Can do: Marine veteran focuses on abilities at rehabilitative golf event

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Chicago native is headed to the 25th annual National Disabled Veterans TEE Tournament in Iowa

When Marine Corps veteran Judy Ruiz first tried golfing following a diagnosis of Multiple Sclerosis, she needed a wheelchair.

At this year’s TEE Tournament, she will play standing.

“Golf increased my hand and eye coordination and gave me upper body strength,” said Ruiz, a Chicago native. “You’re working so hard without realizing it because you are having a great time.”

Multiple Sclerosis, which affects a quarter of a million Americans, is a chronic and often disabling disease that attacks the central nervous system—the brain, spinal cord and optic nerves. Ruiz’s diagnosis is connected to military service.

She never golfed before her diagnosis, but signed up for the TEE Tournament after eligibility expanded from veterans with vision loss to include those who sustained a physical injury or illness as a result of their service.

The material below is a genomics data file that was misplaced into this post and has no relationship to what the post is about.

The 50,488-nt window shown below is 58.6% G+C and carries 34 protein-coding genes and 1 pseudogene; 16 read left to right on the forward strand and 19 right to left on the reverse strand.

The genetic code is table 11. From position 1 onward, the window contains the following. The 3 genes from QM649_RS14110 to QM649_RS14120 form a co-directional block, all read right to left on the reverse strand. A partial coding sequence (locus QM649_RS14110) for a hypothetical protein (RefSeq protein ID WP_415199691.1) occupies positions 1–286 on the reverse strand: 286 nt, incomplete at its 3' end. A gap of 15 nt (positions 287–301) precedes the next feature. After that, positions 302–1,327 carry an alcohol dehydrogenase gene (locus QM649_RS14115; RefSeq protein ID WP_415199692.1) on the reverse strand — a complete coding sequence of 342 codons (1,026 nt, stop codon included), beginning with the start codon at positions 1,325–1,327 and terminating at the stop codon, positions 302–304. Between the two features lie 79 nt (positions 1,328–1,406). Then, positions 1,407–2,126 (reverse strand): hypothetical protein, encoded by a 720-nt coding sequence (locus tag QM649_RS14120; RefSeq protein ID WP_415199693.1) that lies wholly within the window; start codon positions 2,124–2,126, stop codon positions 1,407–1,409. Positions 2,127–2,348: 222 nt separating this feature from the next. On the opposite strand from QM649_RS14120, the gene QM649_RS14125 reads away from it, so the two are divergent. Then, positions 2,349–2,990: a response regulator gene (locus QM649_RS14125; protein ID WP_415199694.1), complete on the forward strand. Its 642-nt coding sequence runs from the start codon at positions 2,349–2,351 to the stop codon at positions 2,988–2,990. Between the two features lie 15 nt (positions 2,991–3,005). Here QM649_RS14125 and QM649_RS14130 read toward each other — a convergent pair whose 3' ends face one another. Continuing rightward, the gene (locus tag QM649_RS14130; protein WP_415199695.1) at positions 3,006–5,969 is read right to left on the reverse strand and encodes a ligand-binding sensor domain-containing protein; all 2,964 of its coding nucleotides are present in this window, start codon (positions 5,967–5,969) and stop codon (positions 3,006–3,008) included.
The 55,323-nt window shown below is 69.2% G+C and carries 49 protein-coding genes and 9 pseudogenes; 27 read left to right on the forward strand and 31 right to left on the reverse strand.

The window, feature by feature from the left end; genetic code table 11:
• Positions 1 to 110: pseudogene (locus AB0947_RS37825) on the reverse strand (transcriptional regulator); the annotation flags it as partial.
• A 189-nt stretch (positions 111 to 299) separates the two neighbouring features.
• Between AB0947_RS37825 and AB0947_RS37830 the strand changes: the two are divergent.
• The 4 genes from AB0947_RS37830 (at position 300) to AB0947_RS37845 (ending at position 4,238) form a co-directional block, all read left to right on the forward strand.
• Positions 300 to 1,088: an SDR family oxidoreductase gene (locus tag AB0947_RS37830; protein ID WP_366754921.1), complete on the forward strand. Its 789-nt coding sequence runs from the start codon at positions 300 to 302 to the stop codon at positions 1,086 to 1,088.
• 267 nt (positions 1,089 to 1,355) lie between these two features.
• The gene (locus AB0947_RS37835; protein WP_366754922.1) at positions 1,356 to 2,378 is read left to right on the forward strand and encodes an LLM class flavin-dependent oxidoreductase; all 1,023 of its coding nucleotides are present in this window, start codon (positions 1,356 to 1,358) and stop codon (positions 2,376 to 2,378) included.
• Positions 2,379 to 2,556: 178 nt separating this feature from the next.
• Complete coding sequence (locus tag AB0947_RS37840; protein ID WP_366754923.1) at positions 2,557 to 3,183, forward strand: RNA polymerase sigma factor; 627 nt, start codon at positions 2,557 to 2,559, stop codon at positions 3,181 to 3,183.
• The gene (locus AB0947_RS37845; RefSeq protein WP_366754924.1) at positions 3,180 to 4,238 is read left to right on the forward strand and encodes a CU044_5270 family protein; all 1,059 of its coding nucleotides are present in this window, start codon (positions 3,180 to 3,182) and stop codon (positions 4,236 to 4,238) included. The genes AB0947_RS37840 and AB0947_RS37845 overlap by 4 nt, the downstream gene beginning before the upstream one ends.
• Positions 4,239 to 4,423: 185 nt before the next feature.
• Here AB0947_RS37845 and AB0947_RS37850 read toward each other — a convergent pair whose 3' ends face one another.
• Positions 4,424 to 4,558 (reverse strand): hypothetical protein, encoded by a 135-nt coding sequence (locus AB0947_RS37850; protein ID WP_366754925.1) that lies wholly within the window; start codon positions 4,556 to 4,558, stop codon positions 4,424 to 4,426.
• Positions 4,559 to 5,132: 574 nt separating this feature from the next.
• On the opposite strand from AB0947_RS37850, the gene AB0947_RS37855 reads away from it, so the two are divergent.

“When I first became disabled all I could think about was what I couldn’t do,” said Ruiz. “Hines [VA hospital] and golf have taught me to focus on my abilities, not my disabilities.”

Ruiz said that she has been hooked ever since she first made contact with the ball.

“Attending the TEE Tournament makes me want to keep getting better,” explained Ruiz. “To me that’s the key with these events. It’s four to five days of learning a new skill that I can move forward with—not just leave behind.”

She also appreciates the opportunity to play alongside her fellow veterans.

“It’s awesome because when we get out there [on the course], regardless of what branch we served in or what disability we have—we’re all on the same playing field,” said Ruiz. “We learn from one another. It is great to come together with [disabled] veterans outside of a hospital setting, where we can all focus on our abilities.”

Ruiz encourages all disabled veterans to give adaptive sports like golf at the TEE Tournament a try.

“I tell every newly injured veteran to think about what you can do, not what you can’t do,” explained Ruiz. “People will help you go forward. You just have to let them in. I am living proof there’s life after injury.”